How to Choose the Right Shoe for Your Child

Shoes for school

Preventive Assessment in Pediatric Podiatry

After spending the vacation season in sandals or barefoot in the sand, on the grass or on
asphalt, a little preventive check-up is highly recommended for the back to school season.
As you’re probably well aware, your kids grow up fast and it’s not uncommon for their shoes
to be the wrong size after just one season of wear.

Before you send them back to school and gym class, it’s important to review the following points:

● Did a foot or ankle injury occur during the summer?
● Has my child had a rapid growth spurt?
● Will he or she be starting any new physical activities soon?

If the answer to any of these questions is “yes”, you may be quite interested in the rest of
this article.

How to Choose the Right Shoe for Your Child

Shopping for shoes can be a real headache, especially when you know that one brand’s
sizing does not necessarily equal another’s or that shoes for physical education classes are
not the same as everyday walking shoes. In fact, according to a survey of European
podiatrists, more than 70% of children do not wear the right shoe size. Two of the reasons
for these dreadful statistics are the instinctual purchase of a similar size from another brand
name and the contradictory information received from various sources.

Let’s try to clarify matters: when choosing a shoe, one must leave a gap of about 1 cm at the
end of the toes to allow the child to grow and move properly. It’s time to replace the shoes
when the gap drops below half of one centimetre, since the foot can no longer extend easily
when walking or running.

If you have to go shopping without your child, here’s how to measure their foot:

Set him/her upright on a sheet of paper, draw a line in front of the longest toe, then behind
the heel, all with the pencil perpendicular to the paper. To determine the width, draw a line on
the side of the foot where the bump at the base of the little toe is located. Then do the same
with the bump on the big toe. Connect the width and length together (not in a rectangle, but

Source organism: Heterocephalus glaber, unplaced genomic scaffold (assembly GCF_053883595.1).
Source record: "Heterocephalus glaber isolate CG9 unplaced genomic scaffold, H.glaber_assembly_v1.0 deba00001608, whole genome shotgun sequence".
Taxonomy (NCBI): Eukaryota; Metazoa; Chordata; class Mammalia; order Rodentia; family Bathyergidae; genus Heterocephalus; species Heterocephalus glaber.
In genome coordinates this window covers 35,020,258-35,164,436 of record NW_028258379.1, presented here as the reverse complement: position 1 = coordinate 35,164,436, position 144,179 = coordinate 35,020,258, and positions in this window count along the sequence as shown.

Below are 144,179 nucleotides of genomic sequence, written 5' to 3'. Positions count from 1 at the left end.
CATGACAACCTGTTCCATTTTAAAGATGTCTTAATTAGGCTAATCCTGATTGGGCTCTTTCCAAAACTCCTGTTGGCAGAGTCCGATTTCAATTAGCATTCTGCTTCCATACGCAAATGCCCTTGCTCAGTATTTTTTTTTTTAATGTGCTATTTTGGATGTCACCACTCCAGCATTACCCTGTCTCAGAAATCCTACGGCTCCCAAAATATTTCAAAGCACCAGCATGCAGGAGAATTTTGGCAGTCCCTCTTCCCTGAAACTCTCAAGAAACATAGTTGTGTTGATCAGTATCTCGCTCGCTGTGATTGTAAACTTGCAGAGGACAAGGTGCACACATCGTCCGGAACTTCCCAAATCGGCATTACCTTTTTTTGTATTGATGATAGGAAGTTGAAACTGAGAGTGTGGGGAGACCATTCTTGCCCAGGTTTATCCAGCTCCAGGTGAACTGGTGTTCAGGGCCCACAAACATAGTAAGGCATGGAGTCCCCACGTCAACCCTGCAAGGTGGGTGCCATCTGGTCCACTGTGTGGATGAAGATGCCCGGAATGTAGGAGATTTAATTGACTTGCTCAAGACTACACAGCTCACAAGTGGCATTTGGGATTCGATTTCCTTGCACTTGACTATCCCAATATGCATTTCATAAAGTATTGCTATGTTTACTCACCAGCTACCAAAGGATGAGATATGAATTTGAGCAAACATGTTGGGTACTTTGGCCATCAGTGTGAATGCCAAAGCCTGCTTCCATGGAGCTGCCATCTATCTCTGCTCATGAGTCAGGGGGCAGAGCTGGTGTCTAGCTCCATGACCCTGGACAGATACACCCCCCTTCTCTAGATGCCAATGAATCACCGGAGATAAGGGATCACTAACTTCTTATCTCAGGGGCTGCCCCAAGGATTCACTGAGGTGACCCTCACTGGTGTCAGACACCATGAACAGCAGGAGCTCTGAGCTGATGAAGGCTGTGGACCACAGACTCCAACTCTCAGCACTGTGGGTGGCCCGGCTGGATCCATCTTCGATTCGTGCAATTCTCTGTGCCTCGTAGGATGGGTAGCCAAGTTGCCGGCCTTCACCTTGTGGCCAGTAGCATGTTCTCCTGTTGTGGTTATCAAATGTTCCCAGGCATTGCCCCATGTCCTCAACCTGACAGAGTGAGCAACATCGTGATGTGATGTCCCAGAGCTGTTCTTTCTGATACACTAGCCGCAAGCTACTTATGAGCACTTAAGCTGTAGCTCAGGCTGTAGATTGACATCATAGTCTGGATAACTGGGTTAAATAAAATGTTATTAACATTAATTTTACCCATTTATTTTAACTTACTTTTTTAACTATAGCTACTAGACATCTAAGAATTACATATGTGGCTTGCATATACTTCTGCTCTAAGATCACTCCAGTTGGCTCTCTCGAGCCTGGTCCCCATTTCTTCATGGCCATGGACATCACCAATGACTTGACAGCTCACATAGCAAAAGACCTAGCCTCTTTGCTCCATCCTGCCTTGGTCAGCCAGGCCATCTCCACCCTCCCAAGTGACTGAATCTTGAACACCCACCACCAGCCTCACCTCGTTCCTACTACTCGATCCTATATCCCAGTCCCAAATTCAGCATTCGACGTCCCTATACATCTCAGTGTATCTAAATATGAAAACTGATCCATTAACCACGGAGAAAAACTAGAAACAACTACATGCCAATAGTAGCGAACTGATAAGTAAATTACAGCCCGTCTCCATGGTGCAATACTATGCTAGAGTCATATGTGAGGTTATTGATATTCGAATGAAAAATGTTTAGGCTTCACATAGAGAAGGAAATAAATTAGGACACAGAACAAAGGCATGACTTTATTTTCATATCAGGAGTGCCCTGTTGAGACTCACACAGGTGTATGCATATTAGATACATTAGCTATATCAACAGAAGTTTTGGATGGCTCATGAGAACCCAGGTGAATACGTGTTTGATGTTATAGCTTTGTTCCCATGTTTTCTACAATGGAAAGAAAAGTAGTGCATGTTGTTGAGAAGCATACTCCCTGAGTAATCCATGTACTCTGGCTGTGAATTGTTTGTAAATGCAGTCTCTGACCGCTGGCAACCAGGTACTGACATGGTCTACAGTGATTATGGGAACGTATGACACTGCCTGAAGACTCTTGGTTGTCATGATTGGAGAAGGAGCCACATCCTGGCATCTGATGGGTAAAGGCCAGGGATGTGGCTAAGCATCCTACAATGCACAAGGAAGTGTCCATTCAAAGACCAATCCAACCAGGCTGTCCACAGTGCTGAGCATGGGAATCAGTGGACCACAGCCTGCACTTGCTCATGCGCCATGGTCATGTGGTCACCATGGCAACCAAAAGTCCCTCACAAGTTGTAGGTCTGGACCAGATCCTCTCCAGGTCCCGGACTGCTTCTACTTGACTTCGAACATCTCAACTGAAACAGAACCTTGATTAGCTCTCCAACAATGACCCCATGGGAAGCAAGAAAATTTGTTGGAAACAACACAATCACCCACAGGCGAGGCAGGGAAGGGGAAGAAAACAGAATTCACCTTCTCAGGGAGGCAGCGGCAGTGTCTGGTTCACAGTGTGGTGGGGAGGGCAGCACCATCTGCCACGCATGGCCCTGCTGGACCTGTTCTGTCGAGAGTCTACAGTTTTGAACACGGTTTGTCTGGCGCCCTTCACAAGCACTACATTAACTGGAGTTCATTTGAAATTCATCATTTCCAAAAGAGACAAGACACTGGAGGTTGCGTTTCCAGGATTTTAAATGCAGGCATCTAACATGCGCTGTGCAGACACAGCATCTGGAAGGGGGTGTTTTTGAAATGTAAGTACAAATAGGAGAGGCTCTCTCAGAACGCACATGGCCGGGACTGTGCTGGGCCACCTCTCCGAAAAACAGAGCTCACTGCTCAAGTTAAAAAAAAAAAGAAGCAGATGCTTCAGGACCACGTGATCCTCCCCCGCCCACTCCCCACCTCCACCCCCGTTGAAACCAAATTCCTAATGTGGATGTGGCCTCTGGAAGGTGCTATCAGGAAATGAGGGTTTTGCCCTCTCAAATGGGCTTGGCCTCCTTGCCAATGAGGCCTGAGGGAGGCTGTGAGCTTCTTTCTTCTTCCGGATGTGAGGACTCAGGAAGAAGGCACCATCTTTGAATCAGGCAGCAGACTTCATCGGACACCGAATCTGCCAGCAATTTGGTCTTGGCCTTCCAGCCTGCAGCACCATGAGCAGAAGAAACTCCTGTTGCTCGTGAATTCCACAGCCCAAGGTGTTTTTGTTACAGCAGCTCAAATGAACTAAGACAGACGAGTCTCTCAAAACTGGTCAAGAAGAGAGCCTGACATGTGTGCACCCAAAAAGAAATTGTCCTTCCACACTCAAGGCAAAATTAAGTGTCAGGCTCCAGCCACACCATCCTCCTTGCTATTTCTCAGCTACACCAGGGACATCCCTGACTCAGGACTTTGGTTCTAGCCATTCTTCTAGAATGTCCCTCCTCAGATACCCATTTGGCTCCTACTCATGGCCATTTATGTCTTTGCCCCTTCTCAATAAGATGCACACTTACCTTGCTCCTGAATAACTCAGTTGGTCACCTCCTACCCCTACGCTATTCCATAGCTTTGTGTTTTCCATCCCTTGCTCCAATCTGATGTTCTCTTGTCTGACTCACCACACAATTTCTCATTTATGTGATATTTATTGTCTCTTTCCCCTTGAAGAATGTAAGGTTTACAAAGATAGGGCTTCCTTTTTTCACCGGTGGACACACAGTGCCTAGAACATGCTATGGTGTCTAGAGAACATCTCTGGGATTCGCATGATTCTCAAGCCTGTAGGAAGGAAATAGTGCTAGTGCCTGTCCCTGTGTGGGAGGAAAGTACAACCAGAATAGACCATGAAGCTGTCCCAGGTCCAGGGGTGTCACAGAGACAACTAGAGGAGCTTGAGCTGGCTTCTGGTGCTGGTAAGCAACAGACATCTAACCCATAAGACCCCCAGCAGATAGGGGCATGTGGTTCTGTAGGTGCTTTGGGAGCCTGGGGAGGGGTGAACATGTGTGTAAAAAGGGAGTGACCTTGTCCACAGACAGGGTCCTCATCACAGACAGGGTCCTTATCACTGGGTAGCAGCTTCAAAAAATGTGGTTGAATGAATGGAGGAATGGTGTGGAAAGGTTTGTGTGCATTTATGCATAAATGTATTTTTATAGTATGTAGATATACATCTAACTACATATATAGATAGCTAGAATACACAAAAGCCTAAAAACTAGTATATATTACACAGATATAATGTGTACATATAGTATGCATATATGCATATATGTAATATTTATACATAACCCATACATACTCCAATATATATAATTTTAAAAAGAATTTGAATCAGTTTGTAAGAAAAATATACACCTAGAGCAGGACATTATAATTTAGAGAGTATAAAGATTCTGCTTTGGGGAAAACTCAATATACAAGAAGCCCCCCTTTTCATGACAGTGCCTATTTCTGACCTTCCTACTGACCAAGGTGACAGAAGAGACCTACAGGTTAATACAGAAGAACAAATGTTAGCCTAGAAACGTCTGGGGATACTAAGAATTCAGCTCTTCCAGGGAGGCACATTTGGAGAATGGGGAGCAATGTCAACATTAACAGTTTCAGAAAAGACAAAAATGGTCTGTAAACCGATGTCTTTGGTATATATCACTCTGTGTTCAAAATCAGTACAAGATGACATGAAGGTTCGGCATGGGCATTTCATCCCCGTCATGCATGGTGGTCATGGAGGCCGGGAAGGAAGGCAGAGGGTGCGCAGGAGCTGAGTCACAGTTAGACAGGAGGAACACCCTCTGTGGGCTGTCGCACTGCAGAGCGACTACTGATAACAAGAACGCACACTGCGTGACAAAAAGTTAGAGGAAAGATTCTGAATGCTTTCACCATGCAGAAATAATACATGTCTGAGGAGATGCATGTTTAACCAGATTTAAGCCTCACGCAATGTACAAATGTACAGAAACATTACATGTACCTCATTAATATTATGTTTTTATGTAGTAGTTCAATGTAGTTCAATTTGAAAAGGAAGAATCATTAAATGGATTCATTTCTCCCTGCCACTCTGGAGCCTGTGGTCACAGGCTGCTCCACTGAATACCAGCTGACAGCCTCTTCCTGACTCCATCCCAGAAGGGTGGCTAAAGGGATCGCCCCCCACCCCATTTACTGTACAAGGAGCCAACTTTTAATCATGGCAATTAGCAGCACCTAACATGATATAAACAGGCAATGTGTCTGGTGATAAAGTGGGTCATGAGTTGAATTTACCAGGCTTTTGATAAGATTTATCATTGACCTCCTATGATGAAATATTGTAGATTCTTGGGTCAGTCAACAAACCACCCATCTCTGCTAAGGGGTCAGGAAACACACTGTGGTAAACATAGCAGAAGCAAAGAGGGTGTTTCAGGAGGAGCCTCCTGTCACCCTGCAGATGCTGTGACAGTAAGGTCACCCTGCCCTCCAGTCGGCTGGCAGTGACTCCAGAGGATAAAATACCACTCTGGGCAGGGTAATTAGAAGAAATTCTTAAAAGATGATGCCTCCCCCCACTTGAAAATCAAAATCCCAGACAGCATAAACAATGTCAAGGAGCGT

in a cross). Repeat with the second foot since it may likely be a slightly different size.

Preventing Foot Injuries in Children

Your children are full of energy and don’t instinctively take the time to stretch or implement
good warm-up practices every time they engage in an activity. They may also carry heavy
backpacks and sit for several hours in class. These factors are not conducive to the flexibility
of their posterior muscle chain.

Designing a protocol that includes flexibility exercises may be helpful and wise. Consulting
with your podiatrist will help you match the demands of their physical and recreational
activities with their specific biomechanics, as well as help you choose appropriate footwear.

These interventions are all the more important when it comes to growing children.
Furthermore, it’s essential to encourage your children to diversify their physical activities,
because the results can only be positive for their cognitive development, coordination,
strength, etc. In short, this should help prevent injuries and contribute to healthy growth.

Is your family looking forward to participating in the Montreal Beneva Marathon event at the
end of September or are you simply trying to get motivated for the trials and tribulations
associated with buying winter boots? Both are good reasons to seriously consider a podiatry

Modelled after the adage “Moderation is best,” your podiatrist at the Monkland Sports
Podiatry Clinic can’t stress enough that “Prevention is much more cost effective.”

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